His reward? To be kicked and kicked again, over and over. His family doesn’t respect him at all, his friends mock him, he suffers from a litany of health woes and he’s fat, old and physically repulsive. The guy who writes this thing never stops heaping abuse on him and (oddly enough) it just makes it impossible for me to truly hate him like I hate Les and Lisa and Darin and Dinkle and Pete and Holly and Cory and Summer (whoever she is) and Chester and Mason and Cliff and Becky and Cindy and Vera and Crazy and Owen and Cody and Nate and Cayla and that bus driver (I forget his name) and the other characters (except Buddy, as I really love that dog).

Let that be a lesson to all those kids out there just now discovering FW (guf-faw) for the first time: don’t peak in high school. Pick a thing (dork, stoner, “it” girl, baton twirler, jock) and f*cking run with it because living down your high school identity will be the most important thing you ever do. Also, invest in comic books and whatever you do do NOT get involved in the pizza industry, although eating it three times a day is fine. See, there’s actual educational content in this strip, you just have to wade through forty-plus years of crap to find it.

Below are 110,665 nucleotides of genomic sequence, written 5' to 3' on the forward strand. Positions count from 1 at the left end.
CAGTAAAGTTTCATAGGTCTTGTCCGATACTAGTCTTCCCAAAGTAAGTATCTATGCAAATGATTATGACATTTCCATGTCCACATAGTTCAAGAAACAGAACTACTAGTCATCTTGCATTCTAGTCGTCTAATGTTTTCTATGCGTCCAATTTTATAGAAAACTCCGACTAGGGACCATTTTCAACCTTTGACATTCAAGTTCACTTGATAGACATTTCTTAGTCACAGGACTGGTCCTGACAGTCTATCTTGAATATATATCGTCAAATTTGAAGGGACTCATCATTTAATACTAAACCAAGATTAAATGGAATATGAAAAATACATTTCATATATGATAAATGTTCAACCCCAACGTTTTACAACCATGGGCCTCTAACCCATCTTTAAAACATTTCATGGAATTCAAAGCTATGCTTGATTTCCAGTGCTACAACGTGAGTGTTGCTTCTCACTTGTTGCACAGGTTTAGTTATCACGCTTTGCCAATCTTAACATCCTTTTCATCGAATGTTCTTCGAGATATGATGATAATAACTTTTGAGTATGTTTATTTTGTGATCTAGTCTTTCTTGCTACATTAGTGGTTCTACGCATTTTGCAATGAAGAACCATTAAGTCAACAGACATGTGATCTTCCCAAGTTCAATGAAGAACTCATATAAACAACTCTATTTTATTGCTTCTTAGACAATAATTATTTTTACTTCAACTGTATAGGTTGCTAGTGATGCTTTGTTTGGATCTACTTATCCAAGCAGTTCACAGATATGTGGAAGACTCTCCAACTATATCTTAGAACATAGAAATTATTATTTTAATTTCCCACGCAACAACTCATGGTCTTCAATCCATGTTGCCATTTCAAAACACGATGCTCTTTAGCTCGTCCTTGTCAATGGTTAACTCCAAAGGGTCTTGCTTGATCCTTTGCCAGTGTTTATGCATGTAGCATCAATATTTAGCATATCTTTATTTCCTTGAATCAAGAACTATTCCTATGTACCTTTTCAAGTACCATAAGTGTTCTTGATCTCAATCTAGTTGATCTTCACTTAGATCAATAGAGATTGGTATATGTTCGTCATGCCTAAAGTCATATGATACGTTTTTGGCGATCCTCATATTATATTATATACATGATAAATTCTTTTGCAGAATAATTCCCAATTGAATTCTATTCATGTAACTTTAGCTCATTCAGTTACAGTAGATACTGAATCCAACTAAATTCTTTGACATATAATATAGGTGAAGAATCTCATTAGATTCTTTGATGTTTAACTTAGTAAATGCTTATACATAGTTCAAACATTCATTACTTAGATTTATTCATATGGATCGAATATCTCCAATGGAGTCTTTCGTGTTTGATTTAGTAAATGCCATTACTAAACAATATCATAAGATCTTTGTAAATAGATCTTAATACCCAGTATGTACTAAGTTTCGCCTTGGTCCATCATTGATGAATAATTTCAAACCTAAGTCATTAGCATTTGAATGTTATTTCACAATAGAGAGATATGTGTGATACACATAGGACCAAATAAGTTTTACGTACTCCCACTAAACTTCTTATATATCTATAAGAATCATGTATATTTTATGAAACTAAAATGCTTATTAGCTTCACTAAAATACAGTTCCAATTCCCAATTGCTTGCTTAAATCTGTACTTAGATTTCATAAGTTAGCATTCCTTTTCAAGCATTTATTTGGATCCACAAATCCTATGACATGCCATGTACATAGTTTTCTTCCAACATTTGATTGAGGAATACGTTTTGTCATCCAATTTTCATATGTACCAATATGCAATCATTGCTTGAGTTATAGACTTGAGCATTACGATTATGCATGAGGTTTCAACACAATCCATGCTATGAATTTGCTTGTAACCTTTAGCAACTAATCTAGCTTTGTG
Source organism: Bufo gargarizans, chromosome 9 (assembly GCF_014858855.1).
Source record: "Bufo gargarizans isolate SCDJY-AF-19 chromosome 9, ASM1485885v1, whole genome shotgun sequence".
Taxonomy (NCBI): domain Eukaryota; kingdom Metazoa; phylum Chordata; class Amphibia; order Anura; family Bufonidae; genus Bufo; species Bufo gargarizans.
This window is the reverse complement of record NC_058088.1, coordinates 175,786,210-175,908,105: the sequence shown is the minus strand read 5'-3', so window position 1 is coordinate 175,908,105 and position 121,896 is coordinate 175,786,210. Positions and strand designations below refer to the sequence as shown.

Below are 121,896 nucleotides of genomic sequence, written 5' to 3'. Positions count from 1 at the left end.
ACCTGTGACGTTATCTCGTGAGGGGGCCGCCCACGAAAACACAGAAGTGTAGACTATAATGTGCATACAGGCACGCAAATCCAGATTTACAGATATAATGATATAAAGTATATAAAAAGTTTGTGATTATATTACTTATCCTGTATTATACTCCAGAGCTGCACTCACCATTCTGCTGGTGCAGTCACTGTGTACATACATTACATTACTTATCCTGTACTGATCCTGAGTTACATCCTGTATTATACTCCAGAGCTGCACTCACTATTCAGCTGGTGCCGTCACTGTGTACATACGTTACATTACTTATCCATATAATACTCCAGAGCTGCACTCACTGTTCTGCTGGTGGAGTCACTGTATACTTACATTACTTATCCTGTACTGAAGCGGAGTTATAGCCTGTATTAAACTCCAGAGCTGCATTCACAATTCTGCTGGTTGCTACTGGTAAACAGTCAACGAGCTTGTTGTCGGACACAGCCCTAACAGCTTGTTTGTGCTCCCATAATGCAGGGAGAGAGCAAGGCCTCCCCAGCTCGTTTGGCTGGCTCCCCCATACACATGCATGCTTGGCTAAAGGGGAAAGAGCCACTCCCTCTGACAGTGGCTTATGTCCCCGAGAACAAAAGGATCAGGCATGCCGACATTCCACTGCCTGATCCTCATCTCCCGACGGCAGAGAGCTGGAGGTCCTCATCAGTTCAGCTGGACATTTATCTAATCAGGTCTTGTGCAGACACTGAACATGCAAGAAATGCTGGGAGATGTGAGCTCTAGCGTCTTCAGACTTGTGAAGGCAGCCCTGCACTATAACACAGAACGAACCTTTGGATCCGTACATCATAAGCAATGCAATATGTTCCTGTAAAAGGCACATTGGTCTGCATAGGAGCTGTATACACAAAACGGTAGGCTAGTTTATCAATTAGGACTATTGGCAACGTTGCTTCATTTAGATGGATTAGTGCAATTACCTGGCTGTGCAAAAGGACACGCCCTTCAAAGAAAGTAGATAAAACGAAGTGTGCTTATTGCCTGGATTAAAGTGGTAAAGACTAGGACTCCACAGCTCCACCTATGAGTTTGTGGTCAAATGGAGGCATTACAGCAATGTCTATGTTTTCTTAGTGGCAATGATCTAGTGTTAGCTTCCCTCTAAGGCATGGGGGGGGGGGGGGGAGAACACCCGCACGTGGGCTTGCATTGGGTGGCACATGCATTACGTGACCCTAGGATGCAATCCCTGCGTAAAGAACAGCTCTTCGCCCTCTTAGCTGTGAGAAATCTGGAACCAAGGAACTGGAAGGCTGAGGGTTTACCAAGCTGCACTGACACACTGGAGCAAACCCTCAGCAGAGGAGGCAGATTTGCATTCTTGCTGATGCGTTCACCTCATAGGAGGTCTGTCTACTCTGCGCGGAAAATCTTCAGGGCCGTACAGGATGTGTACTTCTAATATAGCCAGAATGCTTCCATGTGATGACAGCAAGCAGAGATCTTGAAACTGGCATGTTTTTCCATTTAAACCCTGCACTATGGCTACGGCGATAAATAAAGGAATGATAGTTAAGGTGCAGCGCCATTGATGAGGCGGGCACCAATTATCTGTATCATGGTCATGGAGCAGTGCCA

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Backhanded

Nothing much to like about today’s strip aside from the fact that, after getting smirked at by Les “Two Rackets” Moore for three days running, it’s finally Funky’s turn to rock the ol’ Amazon logo grin.

Gerard Plourde
May 30, 2018 at 6:19 am
This week’s theme- “Pluggers” at the tennis court.